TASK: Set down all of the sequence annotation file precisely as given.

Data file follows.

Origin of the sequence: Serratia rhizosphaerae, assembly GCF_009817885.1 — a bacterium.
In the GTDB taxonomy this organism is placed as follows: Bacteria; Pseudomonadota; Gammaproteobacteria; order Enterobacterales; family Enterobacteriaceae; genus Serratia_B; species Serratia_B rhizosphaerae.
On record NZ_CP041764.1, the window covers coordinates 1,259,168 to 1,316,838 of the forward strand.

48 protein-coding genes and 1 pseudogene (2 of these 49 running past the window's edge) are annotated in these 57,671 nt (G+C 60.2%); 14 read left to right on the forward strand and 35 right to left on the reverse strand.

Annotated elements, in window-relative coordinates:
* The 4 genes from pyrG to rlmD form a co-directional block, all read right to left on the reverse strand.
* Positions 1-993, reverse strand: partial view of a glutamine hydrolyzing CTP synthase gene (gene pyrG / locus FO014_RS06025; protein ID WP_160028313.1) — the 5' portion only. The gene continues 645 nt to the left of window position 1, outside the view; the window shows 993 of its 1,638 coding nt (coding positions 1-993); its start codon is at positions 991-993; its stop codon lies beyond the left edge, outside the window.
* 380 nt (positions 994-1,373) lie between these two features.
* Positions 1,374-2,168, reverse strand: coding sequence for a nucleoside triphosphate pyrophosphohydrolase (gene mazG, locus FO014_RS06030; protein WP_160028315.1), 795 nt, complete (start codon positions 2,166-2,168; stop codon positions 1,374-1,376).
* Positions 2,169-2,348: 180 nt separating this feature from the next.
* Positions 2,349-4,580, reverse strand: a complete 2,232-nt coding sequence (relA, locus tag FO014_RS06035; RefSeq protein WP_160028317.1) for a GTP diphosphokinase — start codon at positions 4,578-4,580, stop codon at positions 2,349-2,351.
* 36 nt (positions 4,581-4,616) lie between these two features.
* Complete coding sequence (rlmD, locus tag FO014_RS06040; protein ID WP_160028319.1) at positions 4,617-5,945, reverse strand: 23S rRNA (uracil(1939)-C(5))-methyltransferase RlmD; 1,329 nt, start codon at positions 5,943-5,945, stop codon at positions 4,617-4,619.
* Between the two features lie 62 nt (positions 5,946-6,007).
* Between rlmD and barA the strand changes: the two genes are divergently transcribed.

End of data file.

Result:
Origin of the sequence: Serratia rhizosphaerae, assembly GCF_009817885.1 — a bacterium.
In the GTDB taxonomy this organism is placed as follows: Bacteria; Pseudomonadota; Gammaproteobacteria; order Enterobacterales; family Enterobacteriaceae; genus Serratia_B; species Serratia_B rhizosphaerae.
On record NZ_CP041764.1, the window covers coordinates 1,259,168 to 1,316,838 of the forward strand.

48 protein-coding genes and 1 pseudogene (2 of these 49 running past the window's edge) are annotated in these 57,671 nt (G+C 60.2%); 14 read left to right on the forward strand and 35 right to left on the reverse strand.

Annotated elements, in window-relative coordinates:
* The 4 genes from pyrG to rlmD form a co-directional block, all read right to left on the reverse strand.
* Positions 1-993, reverse strand: partial view of a glutamine hydrolyzing CTP synthase gene (gene pyrG / locus FO014_RS06025; protein ID WP_160028313.1) — the 5' portion only. The gene continues 645 nt to the left of window position 1, outside the view; the window shows 993 of its 1,638 coding nt (coding positions 1-993); its start codon is at positions 991-993; its stop codon lies beyond the left edge, outside the window.
* 380 nt (positions 994-1,373) lie between these two features.
* Positions 1,374-2,168, reverse strand: coding sequence for a nucleoside triphosphate pyrophosphohydrolase (gene mazG, locus FO014_RS06030; protein WP_160028315.1), 795 nt, complete (start codon positions 2,166-2,168; stop codon positions 1,374-1,376).
* Positions 2,169-2,348: 180 nt separating this feature from the next.
* Positions 2,349-4,580, reverse strand: a complete 2,232-nt coding sequence (relA, locus tag FO014_RS06035; RefSeq protein WP_160028317.1) for a GTP diphosphokinase — start codon at positions 4,578-4,580, stop codon at positions 2,349-2,351.
* 36 nt (positions 4,581-4,616) lie between these two features.
* Complete coding sequence (rlmD, locus tag FO014_RS06040; protein ID WP_160028319.1) at positions 4,617-5,945, reverse strand: 23S rRNA (uracil(1939)-C(5))-methyltransferase RlmD; 1,329 nt, start codon at positions 5,943-5,945, stop codon at positions 4,617-4,619.
* Between the two features lie 62 nt (positions 5,946-6,007).
* Between rlmD and barA the strand changes: the two genes are divergently transcribed.